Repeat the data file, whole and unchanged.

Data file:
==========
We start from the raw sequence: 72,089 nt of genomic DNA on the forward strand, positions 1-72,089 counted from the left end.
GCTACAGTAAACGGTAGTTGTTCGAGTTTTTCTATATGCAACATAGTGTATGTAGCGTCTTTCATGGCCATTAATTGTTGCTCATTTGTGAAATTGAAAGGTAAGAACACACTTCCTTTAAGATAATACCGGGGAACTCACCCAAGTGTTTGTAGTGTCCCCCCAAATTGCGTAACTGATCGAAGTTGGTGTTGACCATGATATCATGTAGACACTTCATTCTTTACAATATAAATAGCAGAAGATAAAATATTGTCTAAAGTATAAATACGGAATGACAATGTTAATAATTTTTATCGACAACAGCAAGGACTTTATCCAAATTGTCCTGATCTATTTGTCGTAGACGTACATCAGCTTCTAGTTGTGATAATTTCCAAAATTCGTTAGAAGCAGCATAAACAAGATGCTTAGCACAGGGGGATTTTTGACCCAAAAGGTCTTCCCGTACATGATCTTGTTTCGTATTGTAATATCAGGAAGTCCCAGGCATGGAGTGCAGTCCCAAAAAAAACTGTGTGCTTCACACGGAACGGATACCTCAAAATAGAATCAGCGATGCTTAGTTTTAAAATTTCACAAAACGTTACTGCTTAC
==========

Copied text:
We start from the raw sequence: 72,089 nt of genomic DNA on the forward strand, positions 1-72,089 counted from the left end.
GCTACAGTAAACGGTAGTTGTTCGAGTTTTTCTATATGCAACATAGTGTATGTAGCGTCTTTCATGGCCATTAATTGTTGCTCATTTGTGAAATTGAAAGGTAAGAACACACTTCCTTTAAGATAATACCGGGGAACTCACCCAAGTGTTTGTAGTGTCCCCCCAAATTGCGTAACTGATCGAAGTTGGTGTTGACCATGATATCATGTAGACACTTCATTCTTTACAATATAAATAGCAGAAGATAAAATATTGTCTAAAGTATAAATACGGAATGACAATGTTAATAATTTTTATCGACAACAGCAAGGACTTTATCCAAATTGTCCTGATCTATTTGTCGTAGACGTACATCAGCTTCTAGTTGTGATAATTTCCAAAATTCGTTAGAAGCAGCATAAACAAGATGCTTAGCACAGGGGGATTTTTGACCCAAAAGGTCTTCCCGTACATGATCTTGTTTCGTATTGTAATATCAGGAAGTCCCAGGCATGGAGTGCAGTCCCAAAAAAAACTGTGTGCTTCACACGGAACGGATACCTCAAAATAGAATCAGCGATGCTTAGTTTTAAAATTTCACAAAACGTTACTGCTTAC